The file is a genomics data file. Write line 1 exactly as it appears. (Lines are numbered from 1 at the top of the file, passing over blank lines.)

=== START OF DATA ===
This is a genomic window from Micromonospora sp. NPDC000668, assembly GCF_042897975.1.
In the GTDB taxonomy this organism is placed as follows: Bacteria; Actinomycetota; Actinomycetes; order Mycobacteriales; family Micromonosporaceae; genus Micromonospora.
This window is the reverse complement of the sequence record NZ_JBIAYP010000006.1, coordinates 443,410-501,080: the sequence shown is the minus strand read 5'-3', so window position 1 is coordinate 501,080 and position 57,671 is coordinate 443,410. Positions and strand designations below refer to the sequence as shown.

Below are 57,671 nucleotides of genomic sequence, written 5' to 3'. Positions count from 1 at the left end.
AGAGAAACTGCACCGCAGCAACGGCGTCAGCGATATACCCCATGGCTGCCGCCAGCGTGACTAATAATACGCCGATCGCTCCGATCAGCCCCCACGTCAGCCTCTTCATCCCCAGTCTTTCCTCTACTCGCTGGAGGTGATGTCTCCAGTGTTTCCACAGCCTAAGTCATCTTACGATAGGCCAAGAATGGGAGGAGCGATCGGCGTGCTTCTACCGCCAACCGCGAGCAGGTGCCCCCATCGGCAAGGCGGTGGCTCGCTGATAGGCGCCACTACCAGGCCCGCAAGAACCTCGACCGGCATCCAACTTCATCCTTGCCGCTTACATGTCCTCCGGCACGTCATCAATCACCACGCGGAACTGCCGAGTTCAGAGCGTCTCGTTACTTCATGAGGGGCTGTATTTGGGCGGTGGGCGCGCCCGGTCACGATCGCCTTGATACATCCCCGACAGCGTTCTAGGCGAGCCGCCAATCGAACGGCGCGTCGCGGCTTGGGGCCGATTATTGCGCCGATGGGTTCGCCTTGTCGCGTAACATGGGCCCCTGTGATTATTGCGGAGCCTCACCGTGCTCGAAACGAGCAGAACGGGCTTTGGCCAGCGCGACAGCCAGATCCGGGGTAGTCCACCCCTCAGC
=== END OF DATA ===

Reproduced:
This is a genomic window from Micromonospora sp. NPDC000668, assembly GCF_042897975.1.